Whether you’re headed to a destination or simply looking forward to slowing down a bit during the warmer months, summer can bring more “you time” into your schedule. What better way to spend that time than with a good book? Below (in no particular order) is a round-up of ten of the best reads you’ll find to hold your attention this season. Some are recently published and others are classics — but all will leave you better off for having read them.
The Rum Diary, Hunter S. Thompson
Hunter S. Thompson is one of my all time favorite authors, so I may be a bit partial to this book. It takes place in San Juan, Puerto Rico and tells the story of an American journalist who moves there from New York to work for the local paper — but it’s so much more than that. This fast-moving story of love, loss, violence, and humanity is told through the narrator’s strong voice — with a little alcohol on his breath.
Celeste Ascending, Kaylie Jones
A story of struggle, redemption, and reinvention, Celeste Ascending is a quick fiction read about a woman coming to terms with her engagement — and life in general — that features moments of beautiful prose you’ll find yourself wanting to underline and come back to later.
Tiny Beautiful Things: Advice on Love and Life from Dear Sugar, Cheryl Strayed
If you read only one book from this list of recommended readings this summer, please make it this one. Cheryl Strayed is well known for her book Wild that was recently made into a film starring Reece Witherspoon. That, indeed, is an excellent book. However, Tiny Beautiful Things is cut from a different cloth. Sugar (Strayed) answers queries from real people who have written advice-seeking letters about love, death, adultery, guilt, grief — you name it, she’s written about it. In her matter-of-fact tone, Sugar replies to each letter gently, yet with depth. These are questions you could have written yourself but haven’t yet, and the answers contained within the pages are bound to touch a nerve.
James and the Giant Peach, Roald Dahl
It may not seem like James and the Giant Peach belongs on this list, but hear me out. I read this book as an adolescent, and I thought it was a sweet story. However, when read as an adult, the imagination and the literary expertise with which its delivered is almost palpable. From rhinoceros accidents to giant fruits and crazy insects, this book will make you feel like a kid again and leave you grinning.
How to Start a Fire, Lisa Lutz
Female friendships are complex; bonds are constantly evolving, yet we cling to and celebrate significant moments within them that remain unchanged. How to Start a Fire explores these long-standing female friendships and,although it’s a work of fiction, it rings so true that it’ll make you want to hug your own girlfriends.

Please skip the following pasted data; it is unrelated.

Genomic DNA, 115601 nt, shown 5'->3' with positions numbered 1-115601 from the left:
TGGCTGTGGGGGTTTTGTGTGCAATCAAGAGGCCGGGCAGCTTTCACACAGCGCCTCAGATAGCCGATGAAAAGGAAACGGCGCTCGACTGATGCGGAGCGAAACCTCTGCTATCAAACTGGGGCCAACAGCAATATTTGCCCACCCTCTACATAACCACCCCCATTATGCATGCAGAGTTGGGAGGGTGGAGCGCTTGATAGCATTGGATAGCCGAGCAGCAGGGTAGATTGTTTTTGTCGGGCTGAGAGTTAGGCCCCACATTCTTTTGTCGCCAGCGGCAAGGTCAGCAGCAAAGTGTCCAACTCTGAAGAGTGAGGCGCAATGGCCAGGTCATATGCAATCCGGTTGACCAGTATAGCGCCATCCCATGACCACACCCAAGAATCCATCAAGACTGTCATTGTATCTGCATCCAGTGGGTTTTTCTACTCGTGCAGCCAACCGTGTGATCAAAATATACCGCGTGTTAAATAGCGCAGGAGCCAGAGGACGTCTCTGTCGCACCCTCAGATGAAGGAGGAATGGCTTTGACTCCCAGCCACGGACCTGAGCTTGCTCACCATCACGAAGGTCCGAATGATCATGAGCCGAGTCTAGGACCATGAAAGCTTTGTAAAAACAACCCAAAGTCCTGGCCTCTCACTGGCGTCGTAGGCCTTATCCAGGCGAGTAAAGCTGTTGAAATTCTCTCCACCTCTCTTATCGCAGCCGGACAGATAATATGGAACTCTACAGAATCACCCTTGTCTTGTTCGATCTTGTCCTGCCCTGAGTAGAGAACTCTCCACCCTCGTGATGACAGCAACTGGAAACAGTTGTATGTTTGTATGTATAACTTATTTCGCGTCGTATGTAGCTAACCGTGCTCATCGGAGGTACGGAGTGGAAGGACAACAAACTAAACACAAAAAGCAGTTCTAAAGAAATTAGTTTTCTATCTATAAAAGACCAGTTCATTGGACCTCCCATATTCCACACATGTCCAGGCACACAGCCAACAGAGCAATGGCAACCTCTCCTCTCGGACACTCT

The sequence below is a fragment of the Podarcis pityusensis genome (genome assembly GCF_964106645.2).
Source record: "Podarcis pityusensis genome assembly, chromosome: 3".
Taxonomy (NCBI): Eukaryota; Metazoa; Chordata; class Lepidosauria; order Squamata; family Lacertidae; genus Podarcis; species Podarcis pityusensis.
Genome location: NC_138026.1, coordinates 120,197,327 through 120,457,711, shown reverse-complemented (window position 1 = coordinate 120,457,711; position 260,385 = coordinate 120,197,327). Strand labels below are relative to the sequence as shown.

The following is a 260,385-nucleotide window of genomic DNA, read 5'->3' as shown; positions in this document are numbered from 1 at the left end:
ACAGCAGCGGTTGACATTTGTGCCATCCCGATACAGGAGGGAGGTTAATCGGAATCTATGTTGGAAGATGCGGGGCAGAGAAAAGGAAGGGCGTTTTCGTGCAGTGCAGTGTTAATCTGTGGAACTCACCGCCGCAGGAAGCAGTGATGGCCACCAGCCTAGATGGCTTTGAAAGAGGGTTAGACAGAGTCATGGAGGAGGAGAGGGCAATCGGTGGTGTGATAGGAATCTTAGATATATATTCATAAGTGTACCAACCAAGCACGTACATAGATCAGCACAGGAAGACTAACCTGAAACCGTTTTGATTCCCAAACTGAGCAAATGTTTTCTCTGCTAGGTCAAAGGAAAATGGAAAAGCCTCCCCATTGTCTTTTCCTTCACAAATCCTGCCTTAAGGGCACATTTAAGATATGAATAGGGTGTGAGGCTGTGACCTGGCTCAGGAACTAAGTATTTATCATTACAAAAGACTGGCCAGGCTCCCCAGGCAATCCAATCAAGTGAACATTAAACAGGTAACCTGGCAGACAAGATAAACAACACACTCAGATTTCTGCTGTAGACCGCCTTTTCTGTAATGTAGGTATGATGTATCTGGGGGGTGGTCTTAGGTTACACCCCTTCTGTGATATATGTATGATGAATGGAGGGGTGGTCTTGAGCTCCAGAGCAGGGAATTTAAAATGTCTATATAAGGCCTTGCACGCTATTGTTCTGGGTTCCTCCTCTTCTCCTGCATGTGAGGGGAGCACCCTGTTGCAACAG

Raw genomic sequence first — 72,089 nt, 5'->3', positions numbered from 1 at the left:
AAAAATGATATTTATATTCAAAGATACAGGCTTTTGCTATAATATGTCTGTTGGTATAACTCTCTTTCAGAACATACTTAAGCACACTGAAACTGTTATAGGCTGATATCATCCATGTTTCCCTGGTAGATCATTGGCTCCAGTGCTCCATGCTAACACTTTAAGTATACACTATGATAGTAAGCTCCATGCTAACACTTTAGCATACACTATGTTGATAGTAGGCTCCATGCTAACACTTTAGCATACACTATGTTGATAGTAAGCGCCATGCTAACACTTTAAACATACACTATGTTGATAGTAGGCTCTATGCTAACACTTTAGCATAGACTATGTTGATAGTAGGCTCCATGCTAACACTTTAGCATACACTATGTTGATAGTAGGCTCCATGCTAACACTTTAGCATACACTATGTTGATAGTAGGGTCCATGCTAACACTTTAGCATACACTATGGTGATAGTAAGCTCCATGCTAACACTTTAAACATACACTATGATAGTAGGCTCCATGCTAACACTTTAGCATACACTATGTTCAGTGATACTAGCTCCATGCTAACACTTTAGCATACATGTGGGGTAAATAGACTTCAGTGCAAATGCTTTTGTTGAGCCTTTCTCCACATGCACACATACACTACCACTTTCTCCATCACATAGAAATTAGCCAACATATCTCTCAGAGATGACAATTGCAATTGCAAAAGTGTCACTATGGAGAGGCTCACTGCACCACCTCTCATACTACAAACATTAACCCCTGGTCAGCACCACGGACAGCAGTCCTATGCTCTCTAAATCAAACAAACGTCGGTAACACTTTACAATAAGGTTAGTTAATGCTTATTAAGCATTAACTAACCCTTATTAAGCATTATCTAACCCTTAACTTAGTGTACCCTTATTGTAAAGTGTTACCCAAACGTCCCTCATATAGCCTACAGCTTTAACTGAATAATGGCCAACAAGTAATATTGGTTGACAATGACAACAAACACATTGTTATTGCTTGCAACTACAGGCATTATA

Me Talk Pretty One Day, David Sedaris
David Sedaris is, in a word, hilarious — in the sidesplitting, cover-your-mouth-gasping sort of way. His stories may be mostly true, and he’s mastered comical self-deprecation. Me Talk Pretty One Day is a zany book written in an easy to digest format — if you can stomach it.
Are You There, Vodka? It’s Me, Chelsea, Chelsea Handler
A few of the books that made my list are a little on the heavier side, but this one is decidedly the opposite of that. If you want to laugh out loud, pick up this memoir by Chelsea Handler. If you liked Chelsea Lately on television or just like lighthearted, sometimes raunchy humor, you’ll enjoy this quick read.
The Girl on the Train, Paula Hawkins
This mystery thriller has been compared to Gone Girl and, in my opinion, rightfully so. The narrator, experiencing frequent alcoholic blackouts, and finds herself in a psychologically-captivating web of characters swirling around a disappearance. I don’t want to spoil the end, so just take my word that this is a page-turner.
This is Where I Leave You, Jonathan Tropper
You may have seen the movie based on this fiction book starring Tina Fey and Jason Bateman. Whether you’ve seen it on screen or have never heard of it, This Is Where I Leave You is still a worthwhile read. After their fathers’ death, very different siblings come together for seven days. Each member of the family has his/her own demons, and they play out in heartbreaking and hilarious scenes throughout the story.
Honeymoon With My Brother, Franz Wisner
What would you do if you had your wedding and honeymoon all planned and then, days before, your soon-to-be-spouse calls the whole thing off? That is what happened to Franz Wisner. He understandably grieved for a bit of time — before using his already-booked honeymoon to travel with his brother. What unfolds from that adventure are many additional life experiences and new revelations about family, relationships, travel, and life. This is an uplifting story if ever there was one.